What to do with the one in the chamber - Page 3
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Thread: What to do with the one in the chamber

  1. #21
    Join Date
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    Quote Originally Posted by S&WM&P40 View Post
    How so? It's only dangerous if you make it that way. I never store my firearms loaded. As I said before by the time you get to my second front door and attempted to get in you would be shot.
    Unneccessary administrative handling of the firearm increases the likelyhood of operator headspace malfunctions
    See, it's mumbo jumbo like that and skinny little lizards like you thinking they the last dragon that gives Kung Fu a bad name.
    http://www.gunrightsmedia.com/ Internet forum dedicated to second amendment

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  3. #22
    dusted Guest
    i apologize, lieutenant, i read your post wrong. ty for the response. and while i suggest this method for spring loaded extractors like my 92fs, it's no so great for a downward camming barrel (such as glock, sigma, some sig sauer etc.) for all others, i realize my post was kind of flippant, i'll use the "i'm new here" excuse. and "slingshotting" is NOT the right way to load a round. the "right" way is to lock the slide, load the mag, release the slide. check your owners manual or take a class from a reputable instructor.

  4. #23
    dusted Guest
    Quote Originally Posted by roguejesse View Post
    Bad idea: "breech load it. Save slingshotting (racking the slide) for showing off"
    If the bullet isn't sitting properly in the chamber, the gun may not fire. As the firing hits the primer, instead of a solid hit on the primer, some of the energy is used to push the bullet further into the chamber. Thus not having enough energy on the primer to ignite.
    Same effect as riding the slide when racking in a round into the chamber.

    So "slingshotting" is the proper way of loading a round into the chamber. It isn't showing off.
    sir or ma'am (sorry, the name "jesse" is sort of ambiguous, so i'm honestly not sure) i have no idea what you are talking about here. for the sake of argument i'm assuming you mean the round is sitting either high or low or left or right or something like that. to assume that one would assume that the breech (at least, the back end of the barrel) is considerably bigger then the casing it is meant to contain. one would then have to assume that the gun in question is defective. in any of these cases one of us isn't making a whole lot of sense.... if it is me i duly apologize. also, "slingshotting" is NOT the "proper" way to load a round into an automatic, just widely acceptable. hence my terminology. no offense intended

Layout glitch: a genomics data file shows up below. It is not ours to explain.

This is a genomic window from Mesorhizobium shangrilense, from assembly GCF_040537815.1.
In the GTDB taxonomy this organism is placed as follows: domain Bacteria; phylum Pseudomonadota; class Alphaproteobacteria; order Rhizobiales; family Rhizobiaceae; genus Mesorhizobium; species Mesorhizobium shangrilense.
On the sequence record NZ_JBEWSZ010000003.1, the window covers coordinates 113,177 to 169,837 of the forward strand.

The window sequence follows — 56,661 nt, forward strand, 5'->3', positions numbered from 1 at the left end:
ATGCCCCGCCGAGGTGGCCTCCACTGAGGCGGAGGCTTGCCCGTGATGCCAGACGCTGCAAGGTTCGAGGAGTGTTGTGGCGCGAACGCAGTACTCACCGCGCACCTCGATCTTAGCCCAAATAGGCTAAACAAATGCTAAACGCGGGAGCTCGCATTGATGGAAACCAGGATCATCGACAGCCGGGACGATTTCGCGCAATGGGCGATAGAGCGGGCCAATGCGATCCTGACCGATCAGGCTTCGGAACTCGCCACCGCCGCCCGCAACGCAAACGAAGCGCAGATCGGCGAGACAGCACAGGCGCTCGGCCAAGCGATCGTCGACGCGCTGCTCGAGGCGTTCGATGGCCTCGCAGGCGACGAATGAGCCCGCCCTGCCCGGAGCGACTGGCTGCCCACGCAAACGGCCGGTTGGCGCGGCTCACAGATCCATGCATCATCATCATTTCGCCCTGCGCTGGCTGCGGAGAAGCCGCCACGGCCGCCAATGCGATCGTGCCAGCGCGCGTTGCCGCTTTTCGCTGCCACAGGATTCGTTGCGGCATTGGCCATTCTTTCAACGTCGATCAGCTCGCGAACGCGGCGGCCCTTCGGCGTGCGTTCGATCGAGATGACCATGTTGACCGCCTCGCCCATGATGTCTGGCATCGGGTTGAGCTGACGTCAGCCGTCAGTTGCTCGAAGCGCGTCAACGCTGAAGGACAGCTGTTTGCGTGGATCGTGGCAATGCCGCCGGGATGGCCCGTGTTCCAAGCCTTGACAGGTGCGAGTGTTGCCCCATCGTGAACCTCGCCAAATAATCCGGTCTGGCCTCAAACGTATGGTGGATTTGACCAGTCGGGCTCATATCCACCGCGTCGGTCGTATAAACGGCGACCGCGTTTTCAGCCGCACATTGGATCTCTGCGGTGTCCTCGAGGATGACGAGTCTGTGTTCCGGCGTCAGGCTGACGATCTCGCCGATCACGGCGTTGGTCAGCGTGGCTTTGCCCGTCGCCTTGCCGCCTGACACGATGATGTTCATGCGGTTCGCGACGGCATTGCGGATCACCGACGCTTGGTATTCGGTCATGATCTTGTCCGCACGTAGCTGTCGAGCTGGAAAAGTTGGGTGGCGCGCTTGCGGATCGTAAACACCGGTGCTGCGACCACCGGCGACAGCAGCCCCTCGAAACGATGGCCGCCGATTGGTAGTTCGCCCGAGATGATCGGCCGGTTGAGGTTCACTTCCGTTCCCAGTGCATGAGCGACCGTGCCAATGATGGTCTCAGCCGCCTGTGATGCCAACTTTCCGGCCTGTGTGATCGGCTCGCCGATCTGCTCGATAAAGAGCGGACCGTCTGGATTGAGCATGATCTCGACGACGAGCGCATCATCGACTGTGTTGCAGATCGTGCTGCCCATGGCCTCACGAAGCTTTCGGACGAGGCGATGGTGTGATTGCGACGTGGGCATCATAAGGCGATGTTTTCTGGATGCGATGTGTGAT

5. #24
    "Jesse" is the usual masculine spelling. "Jessie" is the usual feminine spelling.

    Now back to your statement; in the normal firing, cycling of the auto-loading pistol is the same as what you describe as "slingshotting" when you let go of the slide to load the round in the chamber.
    It baffles me why you would think that is not the proper way.

    You are correct in that the breech end of the barrel is bigger to accommodate the bullet casing, plus allow the bullet to enter at angle from the magazine. But when the bullet is properly sitting in the chamber, the bullet sits into the lands and grooves in the barrel. On some pistols, if you ride the slide when you rack a round into the chamber, you will notice the slide is not fully in the forward position. This is because you didn't allow the energy of the spring to fully seat the bullet into the lands and grooves.

    Now that I explained the mechanics of the process, please enlighten me why that is wrong. And who told you this?
    Beware the Fury of a patient man.

  6. #25
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    Quote Originally Posted by roguejesse View Post
    "Jesse" is the usual masculine spelling. "Jessie" is the usual feminine spelling.

    Now back to your statement; in the normal firing, cycling of the auto-loading pistol is the same as what you describe as "slingshotting" when you let go of the slide to load the round in the chamber.
    It baffles me why you would think that is not the proper way.

    You are correct in that the breech end of the barrel is bigger to accommodate the bullet casing, plus allow the bullet to enter at angle from the magazine. But when the bullet is properly sitting in the chamber, the bullet sits into the lands and grooves in the barrel. On some pistols, if you ride the slide when you rack a round into the chamber, you will notice the slide is not fully in the forward position. This is because you didn't allow the energy of the spring to fully seat the bullet into the lands and grooves.

    Now that I explained the mechanics of the process, please enlighten me why that is wrong. And who told you this?
    I agree Jesse.

    Please dusted; "teach" us amatuers.

    Tell us who was the "reputable" instructor from which you learned the "correct" way to load a round in the chamber & release the slide; and how he taught you.

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